Gone

Heather, Isaac, Max & Kerry

They’ve gone.

Three weeks have flown by. Of course, Heather’s dad Max and step-mum Kerry haven’t been with us the whole time. They have been heading off round the country for three or four days at a time, returning for a couple of days in between to recharge the batteries and spend time with us and the boys. But, as I write this, they will be in Dubai for a day’s stop-over on their way back to Perth.

We probably won’t see them for another couple of years, I guess. How do you explain to a two-year old that he won’t see his Gran and Granddad – who he has just gotten used to having around – for that long?

Sure, he knows they live in Australia and that they had to get on a plane to go home, but he doesn’t really understand what that means (although, to be fair, he comprehends a lot more than I give him credit for). Pretty much his entire universe – other than a handful of holidays – exists within an hour’s drive of home, so how do you explain a distance which requires 19 hours’ flying to him? And he is accustomed to seeing his other grandparents on a regular basis; my parents two to three times a month, Heather’s mum and Allan every four to six weeks. Two years is – literally – a lifetime in his terms.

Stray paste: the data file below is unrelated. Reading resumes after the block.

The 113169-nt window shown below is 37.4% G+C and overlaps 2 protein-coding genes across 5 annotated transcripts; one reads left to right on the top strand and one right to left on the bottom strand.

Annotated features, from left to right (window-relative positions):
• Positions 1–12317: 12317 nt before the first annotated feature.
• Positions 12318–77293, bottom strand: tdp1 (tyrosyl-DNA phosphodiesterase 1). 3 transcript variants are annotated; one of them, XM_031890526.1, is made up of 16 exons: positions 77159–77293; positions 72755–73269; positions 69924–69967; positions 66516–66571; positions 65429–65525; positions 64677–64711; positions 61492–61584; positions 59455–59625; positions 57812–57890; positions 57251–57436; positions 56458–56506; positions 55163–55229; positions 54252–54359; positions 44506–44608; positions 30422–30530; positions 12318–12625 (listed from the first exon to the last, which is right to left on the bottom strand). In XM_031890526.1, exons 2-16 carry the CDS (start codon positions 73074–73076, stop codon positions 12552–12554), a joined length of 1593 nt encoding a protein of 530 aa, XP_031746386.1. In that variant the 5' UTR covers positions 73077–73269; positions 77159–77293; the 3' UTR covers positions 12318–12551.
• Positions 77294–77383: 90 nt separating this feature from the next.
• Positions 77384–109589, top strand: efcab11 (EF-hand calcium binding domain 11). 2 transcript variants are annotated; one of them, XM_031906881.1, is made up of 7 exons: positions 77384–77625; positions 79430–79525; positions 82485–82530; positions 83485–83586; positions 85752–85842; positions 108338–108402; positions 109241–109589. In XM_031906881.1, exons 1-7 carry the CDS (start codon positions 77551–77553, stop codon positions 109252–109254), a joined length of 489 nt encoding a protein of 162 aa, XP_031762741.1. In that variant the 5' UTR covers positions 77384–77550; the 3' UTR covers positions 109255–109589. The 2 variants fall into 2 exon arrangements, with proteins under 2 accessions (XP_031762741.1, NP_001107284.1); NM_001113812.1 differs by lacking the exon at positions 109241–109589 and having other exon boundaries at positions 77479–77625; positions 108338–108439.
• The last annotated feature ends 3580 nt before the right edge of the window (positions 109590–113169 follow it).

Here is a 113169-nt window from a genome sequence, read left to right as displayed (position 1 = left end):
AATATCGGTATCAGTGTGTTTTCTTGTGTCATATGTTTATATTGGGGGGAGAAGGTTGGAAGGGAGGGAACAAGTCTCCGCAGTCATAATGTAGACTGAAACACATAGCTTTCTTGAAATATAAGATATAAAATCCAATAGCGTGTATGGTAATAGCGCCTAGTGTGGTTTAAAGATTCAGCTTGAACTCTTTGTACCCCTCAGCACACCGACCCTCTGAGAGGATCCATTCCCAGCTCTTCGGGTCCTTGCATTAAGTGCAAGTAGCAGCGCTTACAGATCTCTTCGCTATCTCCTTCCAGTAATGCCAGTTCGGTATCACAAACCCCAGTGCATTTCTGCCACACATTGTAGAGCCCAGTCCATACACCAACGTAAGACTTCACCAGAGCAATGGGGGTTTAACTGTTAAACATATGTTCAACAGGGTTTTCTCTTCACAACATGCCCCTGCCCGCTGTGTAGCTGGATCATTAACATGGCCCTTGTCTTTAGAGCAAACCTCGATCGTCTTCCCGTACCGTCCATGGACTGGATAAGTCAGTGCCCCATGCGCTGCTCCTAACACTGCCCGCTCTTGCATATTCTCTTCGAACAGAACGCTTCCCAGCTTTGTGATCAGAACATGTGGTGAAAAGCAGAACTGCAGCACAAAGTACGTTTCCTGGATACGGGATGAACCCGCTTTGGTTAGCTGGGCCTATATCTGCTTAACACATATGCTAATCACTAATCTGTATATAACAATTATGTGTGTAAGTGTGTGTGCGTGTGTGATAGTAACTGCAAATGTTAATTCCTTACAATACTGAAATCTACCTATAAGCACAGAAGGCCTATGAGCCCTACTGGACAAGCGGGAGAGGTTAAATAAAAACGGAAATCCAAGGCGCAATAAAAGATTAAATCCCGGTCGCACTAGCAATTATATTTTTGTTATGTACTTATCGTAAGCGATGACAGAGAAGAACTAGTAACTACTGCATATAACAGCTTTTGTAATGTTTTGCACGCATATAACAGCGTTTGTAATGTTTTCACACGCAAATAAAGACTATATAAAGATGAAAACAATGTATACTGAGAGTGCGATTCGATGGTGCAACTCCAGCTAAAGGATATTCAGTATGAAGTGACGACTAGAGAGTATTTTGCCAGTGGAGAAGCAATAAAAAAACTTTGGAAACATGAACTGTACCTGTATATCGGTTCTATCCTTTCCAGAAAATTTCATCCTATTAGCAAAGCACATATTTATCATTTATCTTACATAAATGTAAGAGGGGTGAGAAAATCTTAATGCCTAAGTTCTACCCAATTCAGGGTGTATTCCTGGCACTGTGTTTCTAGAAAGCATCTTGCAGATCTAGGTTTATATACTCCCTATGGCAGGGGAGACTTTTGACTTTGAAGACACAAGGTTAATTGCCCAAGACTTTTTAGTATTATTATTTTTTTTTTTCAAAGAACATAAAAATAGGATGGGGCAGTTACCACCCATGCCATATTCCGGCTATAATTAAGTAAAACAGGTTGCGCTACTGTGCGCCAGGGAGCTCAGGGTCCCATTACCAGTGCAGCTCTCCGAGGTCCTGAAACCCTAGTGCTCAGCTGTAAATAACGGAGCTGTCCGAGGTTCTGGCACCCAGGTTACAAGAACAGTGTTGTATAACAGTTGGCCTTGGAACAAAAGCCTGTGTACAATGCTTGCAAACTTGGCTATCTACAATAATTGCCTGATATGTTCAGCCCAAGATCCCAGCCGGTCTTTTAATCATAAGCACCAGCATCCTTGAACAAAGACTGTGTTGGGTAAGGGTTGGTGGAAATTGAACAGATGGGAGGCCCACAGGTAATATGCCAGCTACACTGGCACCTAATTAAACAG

Surprisingly, he waved them off yesterday afternoon without any real fuss, and then went to bed quietly. There weren’t even any pleading requests for Gran and Granddad to read to him, which had become an eagerly anticipated part of his bedtime routine. We’ll see how he reacts over the next few days as it dawns on him they’re not coming back, but so far so good.

Anyway, it’s been lovely to have Max and Kerry here, and to be able to repay some of the hospitality they have shown us over the years. I’m not sure it’s possible to have had easier guests: they fetched themselves to and from the airport, drove themselves all around the country with little more than a guide-book, some hand-drawn maps and a list of suggestions of places to see. Plus it always makes you appreciate your country a bit more when you hear it described with enthusiasm through a tourist’s eyes.

Heather talks about being a little bit jealous of them – as am I – as it has reminded us that our best holidays have involved jumping into a car and just driving from place to place. It is something we have been lucky to have already done; one day, we will hopefully be able to do so again.

Anyhow, it’s not all bad. We will be over in France for five days in a few weeks’ time, so that’s something to look forward to. For now, things will return to normal for a while, which is no bad thing.